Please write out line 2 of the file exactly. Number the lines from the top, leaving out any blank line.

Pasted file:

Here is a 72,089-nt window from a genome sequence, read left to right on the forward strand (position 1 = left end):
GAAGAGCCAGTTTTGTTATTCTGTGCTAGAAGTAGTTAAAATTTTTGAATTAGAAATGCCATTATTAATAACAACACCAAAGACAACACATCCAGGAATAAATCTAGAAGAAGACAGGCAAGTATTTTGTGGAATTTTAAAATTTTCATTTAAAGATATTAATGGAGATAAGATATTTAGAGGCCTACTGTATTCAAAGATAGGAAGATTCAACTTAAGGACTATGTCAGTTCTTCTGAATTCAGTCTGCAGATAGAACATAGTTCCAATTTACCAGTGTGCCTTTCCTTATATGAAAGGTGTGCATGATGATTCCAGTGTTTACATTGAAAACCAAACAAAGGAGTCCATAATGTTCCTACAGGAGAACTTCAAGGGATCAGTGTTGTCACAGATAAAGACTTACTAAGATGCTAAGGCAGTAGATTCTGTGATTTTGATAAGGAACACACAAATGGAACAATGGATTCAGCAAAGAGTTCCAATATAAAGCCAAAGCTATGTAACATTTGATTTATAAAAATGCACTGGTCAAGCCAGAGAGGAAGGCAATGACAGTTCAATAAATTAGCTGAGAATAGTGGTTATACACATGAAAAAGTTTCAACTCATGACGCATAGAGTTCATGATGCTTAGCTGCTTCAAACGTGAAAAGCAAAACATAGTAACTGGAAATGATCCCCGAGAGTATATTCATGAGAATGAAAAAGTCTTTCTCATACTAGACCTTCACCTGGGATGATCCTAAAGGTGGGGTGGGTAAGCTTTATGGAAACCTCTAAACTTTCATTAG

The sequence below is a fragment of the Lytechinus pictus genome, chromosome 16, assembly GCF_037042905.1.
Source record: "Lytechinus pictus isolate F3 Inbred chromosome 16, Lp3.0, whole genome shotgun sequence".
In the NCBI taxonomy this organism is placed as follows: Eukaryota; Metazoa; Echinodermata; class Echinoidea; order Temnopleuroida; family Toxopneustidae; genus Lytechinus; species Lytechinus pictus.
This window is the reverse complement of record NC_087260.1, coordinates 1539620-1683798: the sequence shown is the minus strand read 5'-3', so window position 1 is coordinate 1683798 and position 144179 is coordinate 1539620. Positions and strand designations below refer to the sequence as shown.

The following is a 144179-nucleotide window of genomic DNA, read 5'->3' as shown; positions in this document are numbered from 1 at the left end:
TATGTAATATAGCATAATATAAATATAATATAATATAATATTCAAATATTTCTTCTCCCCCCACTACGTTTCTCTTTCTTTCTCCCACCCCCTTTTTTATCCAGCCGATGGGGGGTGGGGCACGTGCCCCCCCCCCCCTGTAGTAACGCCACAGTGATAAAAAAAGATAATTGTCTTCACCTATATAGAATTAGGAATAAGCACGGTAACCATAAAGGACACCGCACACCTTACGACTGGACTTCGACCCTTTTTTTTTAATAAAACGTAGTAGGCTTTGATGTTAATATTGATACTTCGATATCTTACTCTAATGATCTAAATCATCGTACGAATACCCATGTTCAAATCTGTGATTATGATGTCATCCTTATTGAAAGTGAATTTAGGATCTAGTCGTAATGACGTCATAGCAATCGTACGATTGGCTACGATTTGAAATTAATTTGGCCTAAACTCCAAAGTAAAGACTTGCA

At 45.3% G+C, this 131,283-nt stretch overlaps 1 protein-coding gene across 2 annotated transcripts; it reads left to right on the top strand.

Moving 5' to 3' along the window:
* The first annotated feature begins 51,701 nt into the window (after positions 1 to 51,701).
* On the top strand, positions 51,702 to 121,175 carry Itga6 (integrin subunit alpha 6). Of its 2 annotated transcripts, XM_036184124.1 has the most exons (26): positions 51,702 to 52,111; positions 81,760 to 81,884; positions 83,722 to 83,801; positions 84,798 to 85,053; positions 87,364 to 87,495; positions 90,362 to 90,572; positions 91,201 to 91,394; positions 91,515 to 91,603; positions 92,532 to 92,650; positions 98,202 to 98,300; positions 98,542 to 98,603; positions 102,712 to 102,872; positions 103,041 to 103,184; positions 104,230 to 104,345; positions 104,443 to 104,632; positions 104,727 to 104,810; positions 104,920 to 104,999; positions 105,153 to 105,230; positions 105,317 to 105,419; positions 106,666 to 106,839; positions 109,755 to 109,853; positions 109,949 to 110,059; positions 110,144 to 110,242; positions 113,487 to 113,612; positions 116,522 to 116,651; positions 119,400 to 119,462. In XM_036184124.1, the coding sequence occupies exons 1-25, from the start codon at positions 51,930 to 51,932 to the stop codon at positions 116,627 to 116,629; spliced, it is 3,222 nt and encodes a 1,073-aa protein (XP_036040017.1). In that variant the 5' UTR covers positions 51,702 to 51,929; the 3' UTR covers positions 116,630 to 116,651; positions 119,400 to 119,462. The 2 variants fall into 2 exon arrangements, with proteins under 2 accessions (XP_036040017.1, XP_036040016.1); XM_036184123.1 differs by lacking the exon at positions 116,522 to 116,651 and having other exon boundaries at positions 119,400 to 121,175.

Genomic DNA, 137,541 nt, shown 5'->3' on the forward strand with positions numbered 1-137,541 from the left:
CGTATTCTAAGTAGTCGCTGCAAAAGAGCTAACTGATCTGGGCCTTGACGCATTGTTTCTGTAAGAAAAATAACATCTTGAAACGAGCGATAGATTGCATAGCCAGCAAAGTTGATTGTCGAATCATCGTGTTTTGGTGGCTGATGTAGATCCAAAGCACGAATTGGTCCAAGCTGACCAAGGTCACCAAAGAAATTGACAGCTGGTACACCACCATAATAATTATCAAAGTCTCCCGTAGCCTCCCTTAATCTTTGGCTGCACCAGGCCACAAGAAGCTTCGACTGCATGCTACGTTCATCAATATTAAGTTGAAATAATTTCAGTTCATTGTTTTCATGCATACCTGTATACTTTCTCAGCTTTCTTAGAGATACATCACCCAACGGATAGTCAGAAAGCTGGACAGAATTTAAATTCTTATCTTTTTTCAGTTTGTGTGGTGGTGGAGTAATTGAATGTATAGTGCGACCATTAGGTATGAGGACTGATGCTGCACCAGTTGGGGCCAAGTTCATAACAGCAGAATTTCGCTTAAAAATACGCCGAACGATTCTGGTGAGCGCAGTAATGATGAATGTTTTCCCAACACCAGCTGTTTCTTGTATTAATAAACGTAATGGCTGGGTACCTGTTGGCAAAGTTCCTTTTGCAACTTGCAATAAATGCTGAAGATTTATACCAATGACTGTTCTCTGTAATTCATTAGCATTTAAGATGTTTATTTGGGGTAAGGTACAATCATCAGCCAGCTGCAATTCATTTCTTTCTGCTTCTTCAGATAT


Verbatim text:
GAAGAGCCAGTTTTGTTATTCTGTGCTAGAAGTAGTTAAAATTTTTGAATTAGAAATGCCATTATTAATAACAACACCAAAGACAACACATCCAGGAATAAATCTAGAAGAAGACAGGCAAGTATTTTGTGGAATTTTAAAATTTTCATTTAAAGATATTAATGGAGATAAGATATTTAGAGGCCTACTGTATTCAAAGATAGGAAGATTCAACTTAAGGACTATGTCAGTTCTTCTGAATTCAGTCTGCAGATAGAACATAGTTCCAATTTACCAGTGTGCCTTTCCTTATATGAAAGGTGTGCATGATGATTCCAGTGTTTACATTGAAAACCAAACAAAGGAGTCCATAATGTTCCTACAGGAGAACTTCAAGGGATCAGTGTTGTCACAGATAAAGACTTACTAAGATGCTAAGGCAGTAGATTCTGTGATTTTGATAAGGAACACACAAATGGAACAATGGATTCAGCAAAGAGTTCCAATATAAAGCCAAAGCTATGTAACATTTGATTTATAAAAATGCACTGGTCAAGCCAGAGAGGAAGGCAATGACAGTTCAATAAATTAGCTGAGAATAGTGGTTATACACATGAAAAAGTTTCAACTCATGACGCATAGAGTTCATGATGCTTAGCTGCTTCAAACGTGAAAAGCAAAACATAGTAACTGGAAATGATCCCCGAGAGTATATTCATGAGAATGAAAAAGTCTTTCTCATACTAGACCTTCACCTGGGATGATCCTAAAGGTGGGGTGGGTAAGCTTTATGGAAACCTCTAAACTTTCATTAG